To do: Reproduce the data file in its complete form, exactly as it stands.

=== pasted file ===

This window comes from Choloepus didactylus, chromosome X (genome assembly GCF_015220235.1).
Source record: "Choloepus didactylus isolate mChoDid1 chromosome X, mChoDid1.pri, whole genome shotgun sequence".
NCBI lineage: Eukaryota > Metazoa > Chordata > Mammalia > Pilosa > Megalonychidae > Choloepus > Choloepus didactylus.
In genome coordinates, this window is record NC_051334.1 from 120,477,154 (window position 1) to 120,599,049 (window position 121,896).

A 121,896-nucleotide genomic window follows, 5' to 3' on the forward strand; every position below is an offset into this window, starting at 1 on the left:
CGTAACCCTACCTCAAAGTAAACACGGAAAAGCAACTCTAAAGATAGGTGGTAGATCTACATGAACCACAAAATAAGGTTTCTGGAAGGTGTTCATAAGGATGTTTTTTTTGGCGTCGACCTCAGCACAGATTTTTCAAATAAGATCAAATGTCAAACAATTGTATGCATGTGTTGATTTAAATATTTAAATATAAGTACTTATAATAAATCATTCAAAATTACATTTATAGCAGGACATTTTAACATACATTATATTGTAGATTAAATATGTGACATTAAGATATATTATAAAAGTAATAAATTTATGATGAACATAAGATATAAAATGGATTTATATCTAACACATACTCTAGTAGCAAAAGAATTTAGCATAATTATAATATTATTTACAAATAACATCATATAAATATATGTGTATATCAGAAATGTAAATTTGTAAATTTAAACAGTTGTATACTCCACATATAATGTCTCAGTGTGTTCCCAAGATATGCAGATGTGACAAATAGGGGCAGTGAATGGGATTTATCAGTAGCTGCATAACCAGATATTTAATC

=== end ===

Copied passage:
This window comes from Choloepus didactylus, chromosome X (genome assembly GCF_015220235.1).
Source record: "Choloepus didactylus isolate mChoDid1 chromosome X, mChoDid1.pri, whole genome shotgun sequence".
NCBI lineage: Eukaryota > Metazoa > Chordata > Mammalia > Pilosa > Megalonychidae > Choloepus > Choloepus didactylus.
In genome coordinates, this window is record NC_051334.1 from 120,477,154 (window position 1) to 120,599,049 (window position 121,896).

A 121,896-nucleotide genomic window follows, 5' to 3' on the forward strand; every position below is an offset into this window, starting at 1 on the left:
CGTAACCCTACCTCAAAGTAAACACGGAAAAGCAACTCTAAAGATAGGTGGTAGATCTACATGAACCACAAAATAAGGTTTCTGGAAGGTGTTCATAAGGATGTTTTTTTTGGCGTCGACCTCAGCACAGATTTTTCAAATAAGATCAAATGTCAAACAATTGTATGCATGTGTTGATTTAAATATTTAAATATAAGTACTTATAATAAATCATTCAAAATTACATTTATAGCAGGACATTTTAACATACATTATATTGTAGATTAAATATGTGACATTAAGATATATTATAAAAGTAATAAATTTATGATGAACATAAGATATAAAATGGATTTATATCTAACACATACTCTAGTAGCAAAAGAATTTAGCATAATTATAATATTATTTACAAATAACATCATATAAATATATGTGTATATCAGAAATGTAAATTTGTAAATTTAAACAGTTGTATACTCCACATATAATGTCTCAGTGTGTTCCCAAGATATGCAGATGTGACAAATAGGGGCAGTGAATGGGATTTATCAGTAGCTGCATAACCAGATATTTAATC